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How deep is love? The engagement with India in Joseph Needham's historiography of China

  • LEON ANTONIO ROCHA (a1)

Abstract

In 2015 Dhruv Raina published Needham's Indian Network: The Search for a Home for the History of Science in India (1950–1970), bringing to light the long-range networks that institutionalized the disciplinary history of science in post-colonial India, and demonstrating the intellectual and infrastructural contributions of Joseph Needham (1900–1995) in this endeavour. This paper takes a different approach and turns to the way that Needham perceived Indian vis-à-vis Chinese civilization, and the role India played in Needham's historiography of science. It turns out that Needham's most sustained engagement with India could be found in his histories of medicine, bodily practices and alchemical traditions. In the first section of the paper, I outline the key concepts of ‘Grand Titration’ and ‘oecumenical science’ that animated Needham's historiography, which clarifies why Chinese medicine, especially acupuncture, occupies a privileged status. The second section elaborates on Needham's scholarship and vision of acupuncture, involving the verification of acupuncture's reality and efficacy via Western biomedicine. He thought acupuncture would be China's unique contribution to a new ‘universal medicine’ in the modern age, but by contrast Needham saw little worth refurbishing in Indian medicine, arguing via an investigation in yoga that Indian practices were generally less ‘materialist’ and less ‘proto-scientific’. In the third section, I turn my attention to Needham's preoccupation with the history of alchemy around the world, and discuss his theorization on transmission and circulation of scientific knowledge. I comment on Needham's commitment to the thesis that European alchemy was a melting pot of Chinese, Indian, Persian, Arabic, Greek, Egyptian and Roman ideas and practices. While Needham reserved his ‘deepest love’ and ‘profoundest desire’ for Chinese civilization, India on the other hand often occupied a secondary status in his historical accounts, and in the conclusion I move from a critique of Needham's preconceptions to reflect on the writing of the history of non-Western science.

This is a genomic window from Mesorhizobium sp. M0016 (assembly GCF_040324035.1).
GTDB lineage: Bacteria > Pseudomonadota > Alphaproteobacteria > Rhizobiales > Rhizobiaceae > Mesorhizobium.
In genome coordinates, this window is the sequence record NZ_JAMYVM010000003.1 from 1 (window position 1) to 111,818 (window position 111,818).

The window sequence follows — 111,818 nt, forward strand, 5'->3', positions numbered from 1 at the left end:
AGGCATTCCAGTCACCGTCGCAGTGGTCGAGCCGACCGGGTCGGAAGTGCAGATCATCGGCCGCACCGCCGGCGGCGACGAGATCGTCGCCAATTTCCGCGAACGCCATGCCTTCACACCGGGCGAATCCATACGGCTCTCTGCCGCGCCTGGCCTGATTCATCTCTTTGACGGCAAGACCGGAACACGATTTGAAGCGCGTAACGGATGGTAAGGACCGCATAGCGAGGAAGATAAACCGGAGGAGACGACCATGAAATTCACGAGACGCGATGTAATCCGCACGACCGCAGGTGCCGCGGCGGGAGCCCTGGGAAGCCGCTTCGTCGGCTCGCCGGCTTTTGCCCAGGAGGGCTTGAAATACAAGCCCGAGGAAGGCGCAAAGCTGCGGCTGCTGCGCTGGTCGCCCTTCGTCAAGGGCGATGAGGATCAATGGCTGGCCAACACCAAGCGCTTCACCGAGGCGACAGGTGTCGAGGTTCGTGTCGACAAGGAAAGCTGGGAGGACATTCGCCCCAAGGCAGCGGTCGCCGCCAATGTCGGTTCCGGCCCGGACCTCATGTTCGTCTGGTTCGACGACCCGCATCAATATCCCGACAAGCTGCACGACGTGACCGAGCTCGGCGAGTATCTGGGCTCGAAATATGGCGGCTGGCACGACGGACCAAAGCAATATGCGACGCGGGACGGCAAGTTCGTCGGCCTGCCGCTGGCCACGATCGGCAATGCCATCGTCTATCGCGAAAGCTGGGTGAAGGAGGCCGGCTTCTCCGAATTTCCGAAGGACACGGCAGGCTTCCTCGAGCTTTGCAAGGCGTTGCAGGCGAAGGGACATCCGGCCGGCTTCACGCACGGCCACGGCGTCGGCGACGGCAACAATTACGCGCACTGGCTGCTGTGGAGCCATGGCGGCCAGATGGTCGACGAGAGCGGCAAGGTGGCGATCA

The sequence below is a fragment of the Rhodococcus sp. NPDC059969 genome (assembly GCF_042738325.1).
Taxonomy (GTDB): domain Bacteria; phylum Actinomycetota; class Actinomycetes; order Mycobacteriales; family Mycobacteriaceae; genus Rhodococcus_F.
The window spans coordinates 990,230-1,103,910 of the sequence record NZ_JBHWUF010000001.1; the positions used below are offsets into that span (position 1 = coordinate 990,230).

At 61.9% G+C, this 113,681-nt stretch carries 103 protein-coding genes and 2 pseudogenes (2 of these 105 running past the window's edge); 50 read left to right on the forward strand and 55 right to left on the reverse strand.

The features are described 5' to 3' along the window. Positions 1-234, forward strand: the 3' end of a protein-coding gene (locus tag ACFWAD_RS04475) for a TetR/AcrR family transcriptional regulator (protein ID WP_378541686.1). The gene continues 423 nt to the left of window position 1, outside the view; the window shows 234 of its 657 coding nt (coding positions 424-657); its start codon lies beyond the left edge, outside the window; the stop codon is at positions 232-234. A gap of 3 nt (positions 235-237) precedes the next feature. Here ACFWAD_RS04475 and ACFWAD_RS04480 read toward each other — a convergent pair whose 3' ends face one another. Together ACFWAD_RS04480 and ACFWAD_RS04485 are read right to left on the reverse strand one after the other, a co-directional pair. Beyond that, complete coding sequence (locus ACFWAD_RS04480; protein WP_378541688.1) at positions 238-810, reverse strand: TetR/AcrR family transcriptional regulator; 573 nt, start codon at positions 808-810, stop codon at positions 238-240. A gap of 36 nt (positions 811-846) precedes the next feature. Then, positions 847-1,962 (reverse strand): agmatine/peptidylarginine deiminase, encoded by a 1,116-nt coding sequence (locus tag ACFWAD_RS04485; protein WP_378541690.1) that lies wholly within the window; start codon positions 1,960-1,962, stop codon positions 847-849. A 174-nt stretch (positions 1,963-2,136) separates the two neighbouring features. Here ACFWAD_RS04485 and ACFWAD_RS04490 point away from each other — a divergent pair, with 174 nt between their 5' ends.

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This is an Open Access article, distributed under the terms of the Creative Commons Attribution-NonCommercial-NoDerivatives licence (http://creativecommons.org/licenses/by-nc-nd/4.0/), which permits noncommercial re-use, distribution, and reproduction in any medium, provided the original work is unaltered and is properly cited. The written permission of Cambridge University Press must be obtained for commercial re-use or in order to create a derivative work.

References

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1 Joseph Needham, ‘Science and society in ancient China’, in Needham, The Grand Titration: Science and Society in East and West, London: Allen & Unwin, 1969, pp. 154–176, 176.

2 Dhruv Raina, Needham's Indian Network: The Search for a Home for the History of Science in India (1950–1970), New Delhi: Yoda Press, 2015. See also the earlier paper by Dhruv Raina and S. Irfan Habib, ‘The missing picture: the non-emergence of a Needhamian history of sciences in India’, in Habib and Raina (eds.), Situating the History of Science: Dialogues with Joseph Needham, New Delhi: Oxford University Press, 1999, pp. 279–302, as well as Dhruv Raina, Images and Contexts: The Historiography of Science and Modernity in India, New Delhi: Oxford University Press, 2003.

3 Raina, Needham's Indian Network, op. cit. (2), p. 75.

4 John Desmond Bernal, Science in History, vol. 1: The Emergence of Science, Cambridge, MA: MIT Press, 1969, p. 311. Sometimes the phrase ‘arrogant ignorance’ is misattributed to Needham, for instance in Varadaraja V. Raman, Indic Visions: In an Age of Science, Bloomington: Xlibris, 2011, p. 72.